Oricou vulture, frontispiece, Louis Mouillard, <i>L'Empire de l'Air</i>, 1881 (Linda Hall Library)

Oricou vulture, frontispiece, Louis Mouillard, L'Empire de l'Air, 1881 (Linda Hall Library)

Louis Mouillard

SEPTEMBER 30, 2021

Scientist of the Day - Louis Mouillard

Louis Pierre Mouillard, a French student of birds and bird flight, was born Sep. 30, 1834. Mouillard spent much of his life in Algeria and Egypt, where he taught drawing for a living. In Egypt, he observed the soaring birds of the Nile delta, especially vultures, drew them, and speculated about the secret of birds' ability to fly. He also argued to anyone who would listen that if birds could fly, humans certainly could also. Wilbur Wright called Mouillard one of the "greatest missionaries of the flying cause."

IN 1881, Mouillard published a book on bird flight, called L'Empire de l'Air, in which he continued his advocacy for human flight based on the gliding abilities of vultures. He was passionate and eloquent in his cause, and his book came to the attention of Octave Chanute and the Wright Brothers. Wilbur Wright called the book "one of the most remarkable pieces of aeronautical literature that has even been published.” Notice the tiny word “Oser!” in the center of the titlepage, which means “Dare!”

We have a copy of Empire of the Air in our Library, and the most striking feature to the casual reader are the many silhouettes of soaring birds that Mouillard drew and included in his book. We illustrate this post with some of those drawings. Mouillard's favorite soaring bird, the oricou vulture, received double treatment, a silhouette, and a full life drawing, which serves as the book's frontispiece (first image). It is interesting to me (if historically irrelevant) how much some of the silhouettes resemble various fighter aircraft that have been developed over the years.

So Mouillard was an enthusiastic advocate for human flight imitating the flight of birds. But that is really all he was. His own attempts at gliding were unimpressive, and he had little knowledge of the principles of aerodynamics. He really did not make any contribution to human flight except for maintaining that it should be possible. And yet, several French groups, especially the "Aerienne League," after the successes of Otto Lilienthal and the Wright brothers, began to trumpet Mouillard as the true father of aviation, claiming that Octave Chanute stole Mouillard’s ideas and gave them to the Wright brothers, that the Wright brothers’ wing-warping was invented by Mouillard, and that Mouillard, not Lilienthal, was the true founder of gliding flight. The League managed to get a monument erected in honor of Mouillard in 1912, in Heliopolis, in greater Cairo (sixth image). It was on the occasion of the inauguration of the monument that Wilbur Wright wrote an article on Mouillard, extolling Mouillard's studies of bird flight and praising his passion, but also pointing out that the recent call for elevating Mouillard to the rank of the father of aviation was misguided and a disservice to the work of Chanute and Lilienthal (and by implication, him and his brother). You can find Wright's article in The Published Writings of Wilbur and Orville Wright (2000), ed. by Peter Jakab and Rick Young.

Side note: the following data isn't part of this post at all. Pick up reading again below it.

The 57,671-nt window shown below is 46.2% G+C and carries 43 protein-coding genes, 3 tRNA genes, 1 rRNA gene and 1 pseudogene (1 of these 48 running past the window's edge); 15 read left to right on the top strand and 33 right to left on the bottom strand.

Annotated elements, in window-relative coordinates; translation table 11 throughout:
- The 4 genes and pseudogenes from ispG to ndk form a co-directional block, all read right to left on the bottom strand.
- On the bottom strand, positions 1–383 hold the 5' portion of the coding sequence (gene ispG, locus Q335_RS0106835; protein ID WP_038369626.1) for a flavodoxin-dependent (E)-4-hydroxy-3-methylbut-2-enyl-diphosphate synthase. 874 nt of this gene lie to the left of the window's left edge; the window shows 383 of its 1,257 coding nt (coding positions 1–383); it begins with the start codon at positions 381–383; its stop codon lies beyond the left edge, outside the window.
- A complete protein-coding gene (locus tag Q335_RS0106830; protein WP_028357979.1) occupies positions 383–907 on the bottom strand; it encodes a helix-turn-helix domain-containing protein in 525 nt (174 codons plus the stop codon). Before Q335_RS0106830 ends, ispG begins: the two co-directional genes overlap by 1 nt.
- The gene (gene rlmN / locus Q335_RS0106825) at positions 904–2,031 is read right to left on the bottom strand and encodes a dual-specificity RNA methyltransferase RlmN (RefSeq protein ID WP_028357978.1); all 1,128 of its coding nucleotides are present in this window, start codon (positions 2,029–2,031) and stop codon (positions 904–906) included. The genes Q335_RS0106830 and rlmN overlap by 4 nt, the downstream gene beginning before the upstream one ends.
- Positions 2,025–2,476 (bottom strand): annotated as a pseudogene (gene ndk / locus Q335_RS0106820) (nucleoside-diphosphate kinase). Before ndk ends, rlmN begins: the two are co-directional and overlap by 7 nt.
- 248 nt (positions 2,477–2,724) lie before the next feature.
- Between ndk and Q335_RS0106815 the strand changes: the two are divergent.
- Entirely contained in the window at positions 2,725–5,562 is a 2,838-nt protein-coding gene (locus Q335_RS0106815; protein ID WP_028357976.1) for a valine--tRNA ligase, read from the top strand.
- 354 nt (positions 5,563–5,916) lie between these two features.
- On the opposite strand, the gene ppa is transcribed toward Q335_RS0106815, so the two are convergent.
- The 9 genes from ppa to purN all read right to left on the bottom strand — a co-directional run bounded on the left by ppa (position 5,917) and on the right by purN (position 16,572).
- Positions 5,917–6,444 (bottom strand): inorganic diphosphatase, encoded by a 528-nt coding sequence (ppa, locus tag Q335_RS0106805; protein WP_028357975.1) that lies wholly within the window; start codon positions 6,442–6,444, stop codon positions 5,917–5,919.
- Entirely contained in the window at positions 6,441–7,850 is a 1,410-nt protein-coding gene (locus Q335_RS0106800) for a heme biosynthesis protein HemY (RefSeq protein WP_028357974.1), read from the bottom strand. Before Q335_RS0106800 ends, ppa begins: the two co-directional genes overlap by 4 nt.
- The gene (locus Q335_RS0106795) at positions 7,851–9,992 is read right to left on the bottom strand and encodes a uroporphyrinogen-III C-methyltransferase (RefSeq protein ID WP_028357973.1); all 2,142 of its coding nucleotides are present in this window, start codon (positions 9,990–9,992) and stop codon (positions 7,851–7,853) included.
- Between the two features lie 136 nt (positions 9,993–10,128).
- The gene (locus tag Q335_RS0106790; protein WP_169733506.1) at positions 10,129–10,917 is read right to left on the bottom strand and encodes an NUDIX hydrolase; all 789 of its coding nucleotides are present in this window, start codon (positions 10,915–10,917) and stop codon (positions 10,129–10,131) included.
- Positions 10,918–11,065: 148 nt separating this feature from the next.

I might note that Mouillard advocates, like Tesla fanatics, are still among us. The Wikipedia article on Mouillard was clearly written by a descendant of a member of the “Ligue aerienne.”

Mouillard died in poverty in Cairo in 1897, relatively unknown. His monument gave him some public recognition, but the monument no longer stands in Heliopolis. It was pulled down during the Suez crisis of 1956, which saw the removal of most of Cairo’s statues and monuments to non-Egyptians. It may survive somewhere in some Cairo warehouse. I hope so. Mouillard may not have invented human flight, but he did write a lovely, eloquent book on bird flight, and he should be remembered for that.

Dr. William B. Ashworth, Jr., Consultant for the History of Science, Linda Hall Library and Associate Professor emeritus, Department of History, University of Missouri-Kansas City. Comments or corrections are welcome; please direct to ashworthw@umkc.edu.